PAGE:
If a Workflow is started by another Workflow, then it is considered a Child Workflow. The completion or failure of a Child Workflow is reported to the Workflow that started it (the Parent Workflow).
The following is a list of some of the more common reasons why you might want to break up code execution into Child Workflows:
- Execute code using a different set of Workers.
- Enable invocation from multiple Workflows.
- Workaround event history size limits.
- Create one-to-one mappings between a Workflow Id and some other resource.
- Execute some periodic logic.
One of the main reasons you would not want to use a Child Workflow is the lack of a shared state with the Parent Workflow. A Parent and Child Workflow can communicate only through asynchronous signals. If the executing logic has tight coupling between Workflows, it may simply be easier to use a single Workflow that can rely on a shared object's state.
workflow.ExecuteChildWorkflow enables the scheduling of other Workflows from within a Workflow's
implementation. The parent Workflow has the ability to monitor and impact the lifecycle of the child
Workflow, similar to the way it does for an Activity that it invoked.
Let's take a look at each component of this call.
workflow.ExecuteChildworkflow(), you must configure
ChildWorkflowOptions for the
invocation. These options customize various execution timeouts, and are passed in by creating a child
context from the initial context and overwriting the desired values. The child context is then passed
workflow.ExecuteChildWorkflow() call. If multiple Activities are sharing the same option
values, then the same context instance can be used when calling
The first parameter in the call is the required
workflow.Context object. This type is a copy of
context.Context with the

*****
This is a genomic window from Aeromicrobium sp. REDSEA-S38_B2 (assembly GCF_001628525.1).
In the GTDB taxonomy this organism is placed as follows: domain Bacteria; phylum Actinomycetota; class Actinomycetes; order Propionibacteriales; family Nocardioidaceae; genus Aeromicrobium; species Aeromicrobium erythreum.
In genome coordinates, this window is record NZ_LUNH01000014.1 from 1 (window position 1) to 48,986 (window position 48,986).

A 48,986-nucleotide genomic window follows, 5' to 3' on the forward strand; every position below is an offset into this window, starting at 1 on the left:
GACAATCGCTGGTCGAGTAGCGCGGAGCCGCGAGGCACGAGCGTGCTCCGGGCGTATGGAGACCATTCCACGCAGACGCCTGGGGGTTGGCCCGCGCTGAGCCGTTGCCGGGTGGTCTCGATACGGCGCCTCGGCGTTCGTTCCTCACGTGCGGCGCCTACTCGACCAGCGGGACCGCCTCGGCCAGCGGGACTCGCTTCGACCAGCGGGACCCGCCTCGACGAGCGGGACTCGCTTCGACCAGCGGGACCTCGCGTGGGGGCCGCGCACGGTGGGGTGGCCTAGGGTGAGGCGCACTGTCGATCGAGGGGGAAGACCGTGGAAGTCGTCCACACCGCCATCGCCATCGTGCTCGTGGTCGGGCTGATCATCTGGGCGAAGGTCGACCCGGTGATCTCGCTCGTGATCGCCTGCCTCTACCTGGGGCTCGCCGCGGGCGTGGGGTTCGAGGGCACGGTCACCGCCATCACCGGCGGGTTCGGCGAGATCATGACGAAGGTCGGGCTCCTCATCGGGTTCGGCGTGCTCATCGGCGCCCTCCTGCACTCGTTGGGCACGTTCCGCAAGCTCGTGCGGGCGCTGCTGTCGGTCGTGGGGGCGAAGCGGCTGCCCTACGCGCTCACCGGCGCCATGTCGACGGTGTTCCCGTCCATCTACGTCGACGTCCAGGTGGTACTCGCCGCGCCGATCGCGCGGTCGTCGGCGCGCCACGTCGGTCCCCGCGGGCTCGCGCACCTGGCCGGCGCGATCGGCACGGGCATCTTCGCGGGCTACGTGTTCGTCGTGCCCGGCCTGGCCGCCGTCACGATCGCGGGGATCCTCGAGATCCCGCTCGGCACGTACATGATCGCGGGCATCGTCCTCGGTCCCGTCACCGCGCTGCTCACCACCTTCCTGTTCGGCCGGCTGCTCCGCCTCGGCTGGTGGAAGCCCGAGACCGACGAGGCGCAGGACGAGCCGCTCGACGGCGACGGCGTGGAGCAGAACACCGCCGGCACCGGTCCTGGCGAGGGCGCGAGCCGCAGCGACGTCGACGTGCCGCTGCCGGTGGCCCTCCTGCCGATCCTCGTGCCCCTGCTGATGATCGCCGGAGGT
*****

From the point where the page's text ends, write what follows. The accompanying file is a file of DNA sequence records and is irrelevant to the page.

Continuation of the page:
Done() method returning
workflow.Channel instead of the native Go
The second parameter is the function that we registered as a Workflow function. This parameter can also be a string representing the fully qualified name of the Workflow function. The benefit of this is that when you pass in the actual function object, the framework can validate Workflow parameters.
The remaining parameters are passed to the Workflow as part of the call. In our example, we have a
value. This list of parameters must match the list of parameters declared by
the Workflow function.
The method call returns immediately and returns a
workflow.Future. This allows you to execute more
code without having to wait for the scheduled Workflow to complete.
When you are ready to process the results of the Workflow, call the
Get() method on the returned future
object. The parameters to this method is the
ctx object we passed to the
workflow.ExecuteChildWorkflow() call and an output parameter that will receive the output of the
Workflow. The type of the output parameter must match the type of the return value declared by the
Workflow function. The
Get() method will block until the Workflow completes and results are
workflow.ExecuteChildWorkflow() function is similar to
workflow.ExecuteActivity(). All of the
patterns described for using
workflow.ExecuteActivity() apply to the
function as well.
When a parent Workflow is cancelled by the user, the child Workflow can be cancelled or abandoned based on a configurable child policy.